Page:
Monday, May 9, 2011

Debut Author Linda Poitevin - Author Interview!

PhotobucketSINS OF THE ANGELS: Book One of the Grigori Legacy
Dark Urban Fantasy

A detective with a secret lineage. An undercover Hunter with a bullet-proof soul. And a world made to pay for the sins of an angel…

Homicide detective Alexandra Jarvis answers to no one. Especially not to the new partner assigned to her in the middle of a gruesome serial killer case-a partner who is obstructive, irritatingly magnetic, and arrogant as hell. 

Aramael is a Power—a hunter of the Fallen Angels. A millennium ago, he sentenced his own brother to eternal exile for crimes against humanity. Now his brother is back and wreaking murderous havoc in the mortal realm. To find him, Aramael must play second to a human police officer who wants nothing to do with him and whose very bloodline threatens both his mission and his soul.

Now, faced with a fallen angel hell-bent on triggering the apocalypse, Alex and Aramael have no choice but to join forces, because only together can they stop the end of days.

Interview Questions

Can you tell us a little about yourself?

First thing is how happy I am to be here, Melissa -- thank you SO much for having me! Apart from that, let's see...I'm happily married with three daughters and more animals than I can keep track of some days. We have a dog, two cats, three rabbits, and a bearded-dragon lizard -- and I need to learn how to say no . I've been a stay-at-home mom for 20 years, the last nine of which I've been homeschooling my youngest daughter, and I do freelance writing from home. I'm also an organic gardener, do a ton of home preserving every year, and love to walk. My dog, Charlie, is the world's best walking companion because he's the only one who will get up early with me to head down to the river.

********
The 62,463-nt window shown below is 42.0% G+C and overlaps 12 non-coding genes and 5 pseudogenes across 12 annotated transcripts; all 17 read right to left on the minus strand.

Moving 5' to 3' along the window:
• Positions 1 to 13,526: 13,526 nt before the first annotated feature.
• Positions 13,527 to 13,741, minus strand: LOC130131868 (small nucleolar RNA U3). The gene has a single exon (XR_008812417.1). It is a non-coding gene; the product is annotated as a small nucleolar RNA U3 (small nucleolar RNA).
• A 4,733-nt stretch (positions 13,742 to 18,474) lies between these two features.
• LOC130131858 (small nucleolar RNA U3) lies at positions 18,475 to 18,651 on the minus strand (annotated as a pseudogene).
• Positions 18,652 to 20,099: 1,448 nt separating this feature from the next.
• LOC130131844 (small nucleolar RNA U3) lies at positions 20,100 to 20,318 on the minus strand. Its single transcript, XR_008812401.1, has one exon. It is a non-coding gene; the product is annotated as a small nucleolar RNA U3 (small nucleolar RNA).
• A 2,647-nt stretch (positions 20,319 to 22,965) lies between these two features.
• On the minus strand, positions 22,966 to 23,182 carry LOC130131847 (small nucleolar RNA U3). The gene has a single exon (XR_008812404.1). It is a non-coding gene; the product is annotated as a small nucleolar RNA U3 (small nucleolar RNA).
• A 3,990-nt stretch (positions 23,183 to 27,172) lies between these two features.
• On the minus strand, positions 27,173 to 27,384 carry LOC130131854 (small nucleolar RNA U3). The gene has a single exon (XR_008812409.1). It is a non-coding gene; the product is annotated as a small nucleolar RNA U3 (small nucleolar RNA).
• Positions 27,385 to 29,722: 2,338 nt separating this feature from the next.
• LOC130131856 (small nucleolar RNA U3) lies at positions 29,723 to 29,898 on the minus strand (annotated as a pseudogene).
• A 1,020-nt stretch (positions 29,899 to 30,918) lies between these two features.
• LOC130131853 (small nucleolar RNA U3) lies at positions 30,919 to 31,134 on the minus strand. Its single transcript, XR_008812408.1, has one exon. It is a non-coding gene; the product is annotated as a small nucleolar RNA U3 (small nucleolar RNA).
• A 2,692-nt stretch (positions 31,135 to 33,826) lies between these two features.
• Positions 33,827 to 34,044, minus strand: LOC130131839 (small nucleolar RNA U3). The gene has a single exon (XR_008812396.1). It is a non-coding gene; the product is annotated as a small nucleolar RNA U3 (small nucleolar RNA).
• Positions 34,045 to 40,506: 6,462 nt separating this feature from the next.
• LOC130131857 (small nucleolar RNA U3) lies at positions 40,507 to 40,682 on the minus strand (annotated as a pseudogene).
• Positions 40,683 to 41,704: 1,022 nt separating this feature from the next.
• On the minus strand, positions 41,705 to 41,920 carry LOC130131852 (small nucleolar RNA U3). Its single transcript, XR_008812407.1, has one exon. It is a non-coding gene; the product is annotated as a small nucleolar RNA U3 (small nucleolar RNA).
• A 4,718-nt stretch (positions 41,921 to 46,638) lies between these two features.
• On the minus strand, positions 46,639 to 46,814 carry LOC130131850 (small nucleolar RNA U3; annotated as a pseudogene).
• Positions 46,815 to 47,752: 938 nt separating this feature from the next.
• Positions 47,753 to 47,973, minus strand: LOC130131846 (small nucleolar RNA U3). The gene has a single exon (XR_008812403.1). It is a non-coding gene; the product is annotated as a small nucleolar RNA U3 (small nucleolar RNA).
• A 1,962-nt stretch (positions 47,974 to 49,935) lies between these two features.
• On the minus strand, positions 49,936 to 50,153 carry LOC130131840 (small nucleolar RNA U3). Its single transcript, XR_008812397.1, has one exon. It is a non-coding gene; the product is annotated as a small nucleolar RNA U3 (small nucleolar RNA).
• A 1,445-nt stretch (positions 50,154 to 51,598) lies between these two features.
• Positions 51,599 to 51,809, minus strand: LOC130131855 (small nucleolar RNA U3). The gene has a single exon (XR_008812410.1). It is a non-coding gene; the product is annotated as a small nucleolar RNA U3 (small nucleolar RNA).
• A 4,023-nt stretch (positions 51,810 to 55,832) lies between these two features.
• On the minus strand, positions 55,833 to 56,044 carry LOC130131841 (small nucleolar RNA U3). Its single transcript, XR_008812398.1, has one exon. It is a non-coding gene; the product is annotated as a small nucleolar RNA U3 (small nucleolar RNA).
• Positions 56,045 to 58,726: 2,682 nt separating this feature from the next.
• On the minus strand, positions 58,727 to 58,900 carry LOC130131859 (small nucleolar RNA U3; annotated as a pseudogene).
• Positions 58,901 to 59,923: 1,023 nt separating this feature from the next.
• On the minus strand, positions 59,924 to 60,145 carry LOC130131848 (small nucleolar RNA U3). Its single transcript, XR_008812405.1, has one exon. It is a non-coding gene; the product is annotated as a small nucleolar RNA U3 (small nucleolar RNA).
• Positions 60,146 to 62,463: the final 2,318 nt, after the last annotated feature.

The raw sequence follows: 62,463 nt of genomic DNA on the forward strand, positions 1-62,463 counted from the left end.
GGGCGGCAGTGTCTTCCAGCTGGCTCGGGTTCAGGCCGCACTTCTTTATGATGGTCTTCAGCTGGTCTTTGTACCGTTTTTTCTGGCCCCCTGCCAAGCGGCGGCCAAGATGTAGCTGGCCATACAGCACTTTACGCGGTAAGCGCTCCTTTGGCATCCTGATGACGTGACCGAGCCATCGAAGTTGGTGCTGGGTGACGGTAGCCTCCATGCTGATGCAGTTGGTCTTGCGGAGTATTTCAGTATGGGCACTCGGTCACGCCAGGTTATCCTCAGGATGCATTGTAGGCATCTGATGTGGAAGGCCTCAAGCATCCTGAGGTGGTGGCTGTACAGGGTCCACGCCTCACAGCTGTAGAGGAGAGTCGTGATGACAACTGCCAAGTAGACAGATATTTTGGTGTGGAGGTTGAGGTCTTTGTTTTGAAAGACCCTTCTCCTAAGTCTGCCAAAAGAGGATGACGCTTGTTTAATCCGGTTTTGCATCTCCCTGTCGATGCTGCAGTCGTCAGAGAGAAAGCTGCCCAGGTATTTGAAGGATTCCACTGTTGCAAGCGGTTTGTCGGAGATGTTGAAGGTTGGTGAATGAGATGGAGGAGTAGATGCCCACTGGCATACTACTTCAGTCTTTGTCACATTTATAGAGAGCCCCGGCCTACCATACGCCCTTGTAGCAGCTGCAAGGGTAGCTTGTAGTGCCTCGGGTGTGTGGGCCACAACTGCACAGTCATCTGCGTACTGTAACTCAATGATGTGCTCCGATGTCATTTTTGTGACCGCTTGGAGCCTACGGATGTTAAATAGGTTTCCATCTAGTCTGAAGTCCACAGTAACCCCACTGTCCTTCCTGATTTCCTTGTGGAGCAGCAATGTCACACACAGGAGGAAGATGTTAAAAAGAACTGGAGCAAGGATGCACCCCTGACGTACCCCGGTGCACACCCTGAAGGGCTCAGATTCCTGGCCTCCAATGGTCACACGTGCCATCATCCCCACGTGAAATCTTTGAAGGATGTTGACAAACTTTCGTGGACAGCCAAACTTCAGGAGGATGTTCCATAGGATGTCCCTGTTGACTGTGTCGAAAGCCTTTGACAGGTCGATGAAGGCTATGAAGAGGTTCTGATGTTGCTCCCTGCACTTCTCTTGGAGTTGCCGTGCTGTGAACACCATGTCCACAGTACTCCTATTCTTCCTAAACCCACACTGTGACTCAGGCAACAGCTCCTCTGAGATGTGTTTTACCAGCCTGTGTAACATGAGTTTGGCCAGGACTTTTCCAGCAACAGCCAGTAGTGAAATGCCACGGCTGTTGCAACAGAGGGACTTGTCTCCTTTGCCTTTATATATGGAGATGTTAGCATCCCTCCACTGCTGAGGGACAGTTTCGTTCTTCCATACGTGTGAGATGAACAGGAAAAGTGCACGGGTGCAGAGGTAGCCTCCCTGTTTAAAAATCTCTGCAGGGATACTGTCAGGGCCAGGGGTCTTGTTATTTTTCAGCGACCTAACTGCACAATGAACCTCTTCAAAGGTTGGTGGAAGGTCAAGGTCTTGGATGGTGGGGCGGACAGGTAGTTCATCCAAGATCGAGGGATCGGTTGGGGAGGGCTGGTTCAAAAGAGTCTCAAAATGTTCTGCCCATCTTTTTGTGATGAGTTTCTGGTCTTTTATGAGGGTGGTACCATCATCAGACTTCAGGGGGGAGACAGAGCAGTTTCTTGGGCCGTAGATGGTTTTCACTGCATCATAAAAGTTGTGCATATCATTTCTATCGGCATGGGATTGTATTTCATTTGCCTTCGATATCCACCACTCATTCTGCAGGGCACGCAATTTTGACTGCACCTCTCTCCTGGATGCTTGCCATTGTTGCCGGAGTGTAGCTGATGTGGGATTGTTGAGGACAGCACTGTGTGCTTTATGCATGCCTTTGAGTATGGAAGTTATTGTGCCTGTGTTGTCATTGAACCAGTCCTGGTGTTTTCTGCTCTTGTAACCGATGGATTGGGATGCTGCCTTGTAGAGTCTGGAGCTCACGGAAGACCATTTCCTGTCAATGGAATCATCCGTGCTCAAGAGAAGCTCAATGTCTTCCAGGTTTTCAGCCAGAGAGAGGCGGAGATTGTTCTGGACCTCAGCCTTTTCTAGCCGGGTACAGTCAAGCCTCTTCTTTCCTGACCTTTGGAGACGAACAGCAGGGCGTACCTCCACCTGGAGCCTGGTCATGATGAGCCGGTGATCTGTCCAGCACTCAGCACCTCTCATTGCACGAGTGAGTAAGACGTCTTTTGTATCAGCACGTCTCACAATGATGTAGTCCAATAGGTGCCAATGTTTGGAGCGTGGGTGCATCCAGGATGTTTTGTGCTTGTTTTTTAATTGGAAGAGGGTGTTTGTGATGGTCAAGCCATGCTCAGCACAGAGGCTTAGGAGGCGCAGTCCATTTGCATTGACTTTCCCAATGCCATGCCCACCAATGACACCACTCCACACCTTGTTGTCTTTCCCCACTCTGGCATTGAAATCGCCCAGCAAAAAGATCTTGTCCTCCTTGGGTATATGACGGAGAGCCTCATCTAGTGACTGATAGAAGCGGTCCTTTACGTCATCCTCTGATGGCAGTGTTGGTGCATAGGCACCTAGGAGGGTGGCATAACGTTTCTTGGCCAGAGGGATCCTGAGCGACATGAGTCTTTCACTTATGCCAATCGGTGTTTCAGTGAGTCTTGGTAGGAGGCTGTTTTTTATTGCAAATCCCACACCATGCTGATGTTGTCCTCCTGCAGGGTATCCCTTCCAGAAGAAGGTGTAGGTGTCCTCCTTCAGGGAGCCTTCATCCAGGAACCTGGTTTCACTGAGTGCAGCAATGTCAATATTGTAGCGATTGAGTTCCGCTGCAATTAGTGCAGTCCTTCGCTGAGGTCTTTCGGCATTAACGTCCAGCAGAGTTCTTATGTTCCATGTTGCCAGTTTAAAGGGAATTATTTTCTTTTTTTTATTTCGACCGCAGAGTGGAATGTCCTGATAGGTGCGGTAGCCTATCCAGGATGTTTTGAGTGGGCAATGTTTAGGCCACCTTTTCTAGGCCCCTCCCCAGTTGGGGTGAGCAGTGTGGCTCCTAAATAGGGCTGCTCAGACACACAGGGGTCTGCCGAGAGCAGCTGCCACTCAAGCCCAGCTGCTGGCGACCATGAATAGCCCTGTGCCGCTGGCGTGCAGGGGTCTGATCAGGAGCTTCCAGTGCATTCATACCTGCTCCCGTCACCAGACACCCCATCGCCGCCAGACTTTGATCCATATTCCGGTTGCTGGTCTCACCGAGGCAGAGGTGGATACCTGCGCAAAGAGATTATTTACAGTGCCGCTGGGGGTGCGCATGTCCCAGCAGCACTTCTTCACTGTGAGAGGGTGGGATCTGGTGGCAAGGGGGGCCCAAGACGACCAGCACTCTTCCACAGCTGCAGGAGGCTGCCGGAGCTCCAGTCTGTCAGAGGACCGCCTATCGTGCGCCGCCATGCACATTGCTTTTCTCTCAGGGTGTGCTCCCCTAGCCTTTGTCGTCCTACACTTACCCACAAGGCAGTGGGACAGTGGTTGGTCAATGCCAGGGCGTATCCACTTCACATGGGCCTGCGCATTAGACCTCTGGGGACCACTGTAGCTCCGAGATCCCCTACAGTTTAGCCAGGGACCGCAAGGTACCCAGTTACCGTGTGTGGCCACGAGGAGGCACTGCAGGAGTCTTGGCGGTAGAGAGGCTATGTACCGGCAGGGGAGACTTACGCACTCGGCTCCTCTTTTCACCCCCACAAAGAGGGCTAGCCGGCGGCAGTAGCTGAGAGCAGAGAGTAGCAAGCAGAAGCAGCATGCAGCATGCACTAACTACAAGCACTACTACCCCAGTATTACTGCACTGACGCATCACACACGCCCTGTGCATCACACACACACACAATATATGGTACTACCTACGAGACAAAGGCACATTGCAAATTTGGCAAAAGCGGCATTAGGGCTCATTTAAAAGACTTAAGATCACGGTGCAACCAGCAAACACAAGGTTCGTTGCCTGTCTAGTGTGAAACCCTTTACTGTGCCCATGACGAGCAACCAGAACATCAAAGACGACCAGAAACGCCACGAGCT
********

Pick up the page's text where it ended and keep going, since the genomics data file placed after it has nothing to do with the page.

Do you recall how your interest in writing originated?

The earliest incident I can recall was in grade 3, when my teacher, Miss Taylor, called my mom in for a special meeting to show her a poem about spring that I'd written for class. Miss Taylor invited me to be there as well and, in front of me, told my mom what a talented writer she thought I was. I'll never forget the feeling of pride and possibility. I don't have the poem anymore, but I still remember two of the lines: The rabbits go hopping, And the squirrels go nut-shopping. Isn't it amazing the things we remember from childhood? After that, I most remember writing a lot of romance stories starting at about age 12 -- which would have probably coincided with the first Harlequin I ever read. A friend and I used to exchange stories...I guess you could say we were each others critique partners, though I didn't know such a thing existed at that time.

What surprised you the most about the writing/publishing process?

The sheer difficulty of both. You need a lot of persistence in this profession! I started pursuing publication about 9 years ago, at which time (Miss Taylor's praise aside) I thought I was a decently talented writer. Then I found out how much I didn't know about the was almost like going back in time to high school English to learn it all over again -- who knew that knowing what a split infinitive was would come in handy one day?

How do you develop your plots and characters? Do you use any set formula?

I don't have any formula, no. Not unless you count living with voices inside my head day in and day out. I do a lot of scene-building in my head. By the time I sit down to write, I generally have snippets of conversations that I know will be included -- or certain settings, or certain incidents. An awful lot of it is still blank at that point,'s kind of like doing a connect-the-dots where half the dots aren't numbered. With this series, I've finally started keeping notes, however, especially with regard to character appearances and timelines...I got tired of having to go back to look things up all the time.

What, in your opinion, are the most important elements of good writing?